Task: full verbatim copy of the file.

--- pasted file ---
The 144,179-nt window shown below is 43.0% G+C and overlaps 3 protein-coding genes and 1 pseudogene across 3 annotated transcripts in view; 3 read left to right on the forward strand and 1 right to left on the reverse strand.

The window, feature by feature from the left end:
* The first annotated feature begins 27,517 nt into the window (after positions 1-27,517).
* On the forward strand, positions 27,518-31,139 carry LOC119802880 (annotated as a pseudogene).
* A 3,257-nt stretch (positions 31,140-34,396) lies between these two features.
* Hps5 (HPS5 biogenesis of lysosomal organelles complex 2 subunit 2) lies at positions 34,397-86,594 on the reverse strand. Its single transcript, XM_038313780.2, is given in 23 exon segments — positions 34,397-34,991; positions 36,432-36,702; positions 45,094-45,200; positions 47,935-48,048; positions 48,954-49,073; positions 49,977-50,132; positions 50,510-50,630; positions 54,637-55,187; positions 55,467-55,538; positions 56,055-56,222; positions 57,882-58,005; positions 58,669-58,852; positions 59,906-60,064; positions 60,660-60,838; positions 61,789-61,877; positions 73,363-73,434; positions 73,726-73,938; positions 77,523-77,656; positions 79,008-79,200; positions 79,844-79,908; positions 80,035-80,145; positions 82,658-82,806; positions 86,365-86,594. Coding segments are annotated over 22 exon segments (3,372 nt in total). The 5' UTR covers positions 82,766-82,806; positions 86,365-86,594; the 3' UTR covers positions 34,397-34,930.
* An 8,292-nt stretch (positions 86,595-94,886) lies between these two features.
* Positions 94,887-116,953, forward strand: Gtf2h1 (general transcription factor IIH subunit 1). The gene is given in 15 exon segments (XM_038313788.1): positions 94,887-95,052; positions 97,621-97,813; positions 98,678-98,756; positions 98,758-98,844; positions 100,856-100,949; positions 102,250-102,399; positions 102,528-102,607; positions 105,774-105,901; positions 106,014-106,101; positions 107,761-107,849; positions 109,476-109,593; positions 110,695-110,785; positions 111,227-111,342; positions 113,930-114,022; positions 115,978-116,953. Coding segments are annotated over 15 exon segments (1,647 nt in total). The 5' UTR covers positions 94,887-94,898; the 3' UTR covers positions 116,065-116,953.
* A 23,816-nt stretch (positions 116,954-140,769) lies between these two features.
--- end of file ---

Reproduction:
The 144,179-nt window shown below is 43.0% G+C and overlaps 3 protein-coding genes and 1 pseudogene across 3 annotated transcripts in view; 3 read left to right on the forward strand and 1 right to left on the reverse strand.

The window, feature by feature from the left end:
* The first annotated feature begins 27,517 nt into the window (after positions 1-27,517).
* On the forward strand, positions 27,518-31,139 carry LOC119802880 (annotated as a pseudogene).
* A 3,257-nt stretch (positions 31,140-34,396) lies between these two features.
* Hps5 (HPS5 biogenesis of lysosomal organelles complex 2 subunit 2) lies at positions 34,397-86,594 on the reverse strand. Its single transcript, XM_038313780.2, is given in 23 exon segments — positions 34,397-34,991; positions 36,432-36,702; positions 45,094-45,200; positions 47,935-48,048; positions 48,954-49,073; positions 49,977-50,132; positions 50,510-50,630; positions 54,637-55,187; positions 55,467-55,538; positions 56,055-56,222; positions 57,882-58,005; positions 58,669-58,852; positions 59,906-60,064; positions 60,660-60,838; positions 61,789-61,877; positions 73,363-73,434; positions 73,726-73,938; positions 77,523-77,656; positions 79,008-79,200; positions 79,844-79,908; positions 80,035-80,145; positions 82,658-82,806; positions 86,365-86,594. Coding segments are annotated over 22 exon segments (3,372 nt in total). The 5' UTR covers positions 82,766-82,806; positions 86,365-86,594; the 3' UTR covers positions 34,397-34,930.
* An 8,292-nt stretch (positions 86,595-94,886) lies between these two features.
* Positions 94,887-116,953, forward strand: Gtf2h1 (general transcription factor IIH subunit 1). The gene is given in 15 exon segments (XM_038313788.1): positions 94,887-95,052; positions 97,621-97,813; positions 98,678-98,756; positions 98,758-98,844; positions 100,856-100,949; positions 102,250-102,399; positions 102,528-102,607; positions 105,774-105,901; positions 106,014-106,101; positions 107,761-107,849; positions 109,476-109,593; positions 110,695-110,785; positions 111,227-111,342; positions 113,930-114,022; positions 115,978-116,953. Coding segments are annotated over 15 exon segments (1,647 nt in total). The 5' UTR covers positions 94,887-94,898; the 3' UTR covers positions 116,065-116,953.
* A 23,816-nt stretch (positions 116,954-140,769) lies between these two features.